Experimental characterization and constitutive modeling of polyurethanes for structural applications, accounting for damage, hysteresis, loading rate and long term effects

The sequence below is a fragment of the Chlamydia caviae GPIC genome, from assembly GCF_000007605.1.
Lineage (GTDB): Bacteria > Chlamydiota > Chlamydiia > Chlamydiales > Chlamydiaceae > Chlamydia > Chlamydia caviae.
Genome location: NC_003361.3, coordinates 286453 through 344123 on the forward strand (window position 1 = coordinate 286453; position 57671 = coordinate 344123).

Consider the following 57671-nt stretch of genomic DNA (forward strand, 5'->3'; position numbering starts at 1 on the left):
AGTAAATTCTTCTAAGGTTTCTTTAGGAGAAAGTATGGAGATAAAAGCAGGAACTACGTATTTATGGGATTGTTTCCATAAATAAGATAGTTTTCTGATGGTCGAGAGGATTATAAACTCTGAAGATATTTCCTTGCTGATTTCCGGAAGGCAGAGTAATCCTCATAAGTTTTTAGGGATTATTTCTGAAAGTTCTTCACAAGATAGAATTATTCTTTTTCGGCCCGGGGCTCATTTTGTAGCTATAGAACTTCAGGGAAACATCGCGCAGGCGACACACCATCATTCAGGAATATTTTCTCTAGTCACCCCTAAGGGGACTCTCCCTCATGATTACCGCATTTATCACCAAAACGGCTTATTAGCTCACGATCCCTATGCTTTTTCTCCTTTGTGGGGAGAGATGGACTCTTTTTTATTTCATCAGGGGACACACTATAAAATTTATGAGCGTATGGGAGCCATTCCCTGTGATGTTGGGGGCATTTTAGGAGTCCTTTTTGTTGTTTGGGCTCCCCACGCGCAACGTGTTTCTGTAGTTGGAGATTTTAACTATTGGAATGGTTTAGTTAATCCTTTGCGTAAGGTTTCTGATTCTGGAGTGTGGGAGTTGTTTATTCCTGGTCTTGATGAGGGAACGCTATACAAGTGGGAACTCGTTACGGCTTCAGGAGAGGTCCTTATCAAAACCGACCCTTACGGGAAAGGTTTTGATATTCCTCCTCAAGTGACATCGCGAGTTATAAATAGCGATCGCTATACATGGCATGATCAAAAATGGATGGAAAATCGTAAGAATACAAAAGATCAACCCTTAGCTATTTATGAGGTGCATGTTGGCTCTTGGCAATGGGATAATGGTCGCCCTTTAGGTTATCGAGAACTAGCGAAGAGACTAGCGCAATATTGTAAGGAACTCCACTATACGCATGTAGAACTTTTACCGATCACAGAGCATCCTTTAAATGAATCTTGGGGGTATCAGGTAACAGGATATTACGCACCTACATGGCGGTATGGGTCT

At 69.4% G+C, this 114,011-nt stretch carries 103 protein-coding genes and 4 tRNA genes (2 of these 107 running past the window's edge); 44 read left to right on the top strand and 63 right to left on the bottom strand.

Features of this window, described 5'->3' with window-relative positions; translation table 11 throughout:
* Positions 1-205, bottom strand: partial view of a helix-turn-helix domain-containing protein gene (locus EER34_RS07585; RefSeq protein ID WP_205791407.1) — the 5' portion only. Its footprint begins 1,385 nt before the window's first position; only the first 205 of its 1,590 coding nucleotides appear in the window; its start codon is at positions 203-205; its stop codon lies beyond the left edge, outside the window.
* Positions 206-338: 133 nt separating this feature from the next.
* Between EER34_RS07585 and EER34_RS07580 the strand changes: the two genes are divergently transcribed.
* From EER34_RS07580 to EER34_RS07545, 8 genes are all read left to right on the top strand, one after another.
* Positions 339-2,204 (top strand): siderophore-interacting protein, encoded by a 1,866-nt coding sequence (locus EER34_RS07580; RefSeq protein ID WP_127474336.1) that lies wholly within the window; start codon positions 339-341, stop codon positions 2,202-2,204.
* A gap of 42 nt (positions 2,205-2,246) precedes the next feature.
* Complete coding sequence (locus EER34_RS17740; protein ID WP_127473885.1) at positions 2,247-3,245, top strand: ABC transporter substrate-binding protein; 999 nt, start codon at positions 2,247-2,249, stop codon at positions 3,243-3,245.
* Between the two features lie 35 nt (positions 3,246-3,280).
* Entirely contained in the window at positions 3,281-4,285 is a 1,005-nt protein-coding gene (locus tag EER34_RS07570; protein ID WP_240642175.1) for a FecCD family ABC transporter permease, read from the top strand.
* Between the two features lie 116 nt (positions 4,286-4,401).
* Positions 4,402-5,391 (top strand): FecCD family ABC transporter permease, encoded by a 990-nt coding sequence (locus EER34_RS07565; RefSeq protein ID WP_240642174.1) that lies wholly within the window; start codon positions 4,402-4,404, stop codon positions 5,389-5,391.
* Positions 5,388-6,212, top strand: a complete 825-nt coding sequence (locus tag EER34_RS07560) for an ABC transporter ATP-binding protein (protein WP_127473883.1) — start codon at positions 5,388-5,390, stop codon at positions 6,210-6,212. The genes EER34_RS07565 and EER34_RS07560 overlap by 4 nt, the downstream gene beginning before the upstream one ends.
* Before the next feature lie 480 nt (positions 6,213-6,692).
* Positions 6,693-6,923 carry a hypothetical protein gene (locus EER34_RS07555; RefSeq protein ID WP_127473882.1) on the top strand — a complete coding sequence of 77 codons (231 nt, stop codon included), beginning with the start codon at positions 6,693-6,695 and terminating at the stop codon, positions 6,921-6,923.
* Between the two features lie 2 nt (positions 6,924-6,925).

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2019 Elsevier Ltd Polymers are highly customizable materials that present high potential for applications in the development of damage-resistant structural systems. Out of the various polymeric materials, polyurethanes combining high strength (23 times that of normal concrete) with high deformation capacity (~0.04 strain at yielding) have been recently considered in the development of damage resistant bridge columns. However, development of structural systems incorporating polyurethanes requires fundamental understanding of their mechanical properties under various loading conditions, as well as development of versatile constitutive models describing such responses. Compared to conventional structural materials, the response properties of polyurethanes include hysteresis, damage (softening), and rate dependence (viscosity) in the elastic and inelastic range. To address this challenge, this study: (i) conducts an experimental program to characterize the mechanical behavior of an amorphous thermoset polyurethane which has been (and is currently being) considered in structural applications, (ii) develops a softening viscoelastic viscoplastic uniaxial material model to simulate the observed response under various loading conditions, and (iii) develops a heuristic systematic procedure to estimate model parameters from test data. The loading conditions of the experimental program include: (a) monotonic/cyclic compression-only and tension-only loading at strain rates up to 0.1/s, (b) multi-step strain-controlled monotonic loading including constant deformation segments to quantify relaxation and capture the so-called equilibrium path, (c) cyclic combined tension-compression uniaxial loading, and (d) relaxation and creep compressive tests. The test results showed nonlinear rate dependence, asymmetric response in tension and compression, monotonic/cyclic damage, and hysteresis.